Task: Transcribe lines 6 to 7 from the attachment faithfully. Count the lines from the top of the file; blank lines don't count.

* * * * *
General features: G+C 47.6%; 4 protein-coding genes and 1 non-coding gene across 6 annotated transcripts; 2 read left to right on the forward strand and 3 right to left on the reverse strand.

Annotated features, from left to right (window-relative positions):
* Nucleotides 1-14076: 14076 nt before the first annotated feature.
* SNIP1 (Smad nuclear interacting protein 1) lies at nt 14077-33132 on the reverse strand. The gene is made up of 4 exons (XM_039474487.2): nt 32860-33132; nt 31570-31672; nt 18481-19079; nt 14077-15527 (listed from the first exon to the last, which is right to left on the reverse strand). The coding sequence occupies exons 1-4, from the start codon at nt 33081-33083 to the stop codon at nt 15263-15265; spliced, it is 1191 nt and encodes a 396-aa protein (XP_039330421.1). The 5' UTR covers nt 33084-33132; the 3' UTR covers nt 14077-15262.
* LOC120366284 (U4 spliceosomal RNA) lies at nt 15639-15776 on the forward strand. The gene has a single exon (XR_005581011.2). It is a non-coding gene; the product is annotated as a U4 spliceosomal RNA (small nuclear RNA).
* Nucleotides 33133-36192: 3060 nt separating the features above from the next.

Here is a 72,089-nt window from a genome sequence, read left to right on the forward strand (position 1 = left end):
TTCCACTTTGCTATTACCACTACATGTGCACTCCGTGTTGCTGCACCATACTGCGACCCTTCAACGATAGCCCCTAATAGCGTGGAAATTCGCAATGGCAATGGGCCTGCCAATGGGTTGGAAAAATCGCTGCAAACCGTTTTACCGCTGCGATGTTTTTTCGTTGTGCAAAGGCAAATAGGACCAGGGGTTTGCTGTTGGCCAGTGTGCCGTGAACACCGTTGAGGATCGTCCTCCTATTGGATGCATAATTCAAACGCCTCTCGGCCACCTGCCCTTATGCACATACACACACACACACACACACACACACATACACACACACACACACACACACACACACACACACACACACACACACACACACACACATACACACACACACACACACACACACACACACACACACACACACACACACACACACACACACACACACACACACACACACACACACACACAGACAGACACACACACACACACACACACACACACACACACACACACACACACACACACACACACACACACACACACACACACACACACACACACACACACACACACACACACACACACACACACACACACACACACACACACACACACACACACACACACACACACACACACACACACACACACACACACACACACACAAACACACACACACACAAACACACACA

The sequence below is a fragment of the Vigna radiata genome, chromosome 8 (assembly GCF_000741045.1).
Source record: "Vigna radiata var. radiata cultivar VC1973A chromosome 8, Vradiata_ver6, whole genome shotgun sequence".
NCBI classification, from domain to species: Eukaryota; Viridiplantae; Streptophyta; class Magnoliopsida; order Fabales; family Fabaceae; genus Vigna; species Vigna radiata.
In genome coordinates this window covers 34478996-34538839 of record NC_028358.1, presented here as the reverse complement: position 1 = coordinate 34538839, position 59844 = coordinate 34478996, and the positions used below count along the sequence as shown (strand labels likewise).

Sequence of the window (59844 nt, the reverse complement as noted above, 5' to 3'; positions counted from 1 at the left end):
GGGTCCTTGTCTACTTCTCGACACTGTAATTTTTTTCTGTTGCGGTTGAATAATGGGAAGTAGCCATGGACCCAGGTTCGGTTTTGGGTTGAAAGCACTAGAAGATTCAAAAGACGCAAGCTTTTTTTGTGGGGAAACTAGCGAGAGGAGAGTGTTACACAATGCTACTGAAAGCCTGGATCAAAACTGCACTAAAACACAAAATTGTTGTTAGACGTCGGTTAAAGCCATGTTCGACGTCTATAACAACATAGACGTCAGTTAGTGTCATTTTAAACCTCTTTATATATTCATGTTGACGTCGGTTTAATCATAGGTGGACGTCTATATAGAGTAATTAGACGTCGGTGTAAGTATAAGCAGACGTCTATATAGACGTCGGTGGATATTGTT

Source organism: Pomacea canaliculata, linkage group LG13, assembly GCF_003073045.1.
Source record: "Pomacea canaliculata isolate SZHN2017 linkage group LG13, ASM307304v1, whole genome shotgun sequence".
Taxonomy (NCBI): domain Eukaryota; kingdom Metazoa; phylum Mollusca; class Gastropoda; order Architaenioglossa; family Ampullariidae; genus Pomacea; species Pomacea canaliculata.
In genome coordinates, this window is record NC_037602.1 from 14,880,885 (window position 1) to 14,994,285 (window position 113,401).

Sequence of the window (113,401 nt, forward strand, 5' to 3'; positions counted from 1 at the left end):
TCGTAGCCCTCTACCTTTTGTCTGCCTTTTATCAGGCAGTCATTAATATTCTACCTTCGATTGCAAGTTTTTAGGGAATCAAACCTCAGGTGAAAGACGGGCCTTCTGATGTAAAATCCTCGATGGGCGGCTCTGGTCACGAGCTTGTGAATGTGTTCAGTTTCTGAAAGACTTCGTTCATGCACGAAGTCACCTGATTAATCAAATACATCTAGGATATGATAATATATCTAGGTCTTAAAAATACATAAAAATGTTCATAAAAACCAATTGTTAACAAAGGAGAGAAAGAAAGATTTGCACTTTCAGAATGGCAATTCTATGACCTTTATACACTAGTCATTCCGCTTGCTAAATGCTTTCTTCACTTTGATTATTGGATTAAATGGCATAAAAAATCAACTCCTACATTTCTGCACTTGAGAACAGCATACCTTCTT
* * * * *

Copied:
* Nucleotides 33133-36192: 3060 nt separating the features above from the next.

Here is a 72,089-nt window from a genome sequence, read left to right on the forward strand (position 1 = left end):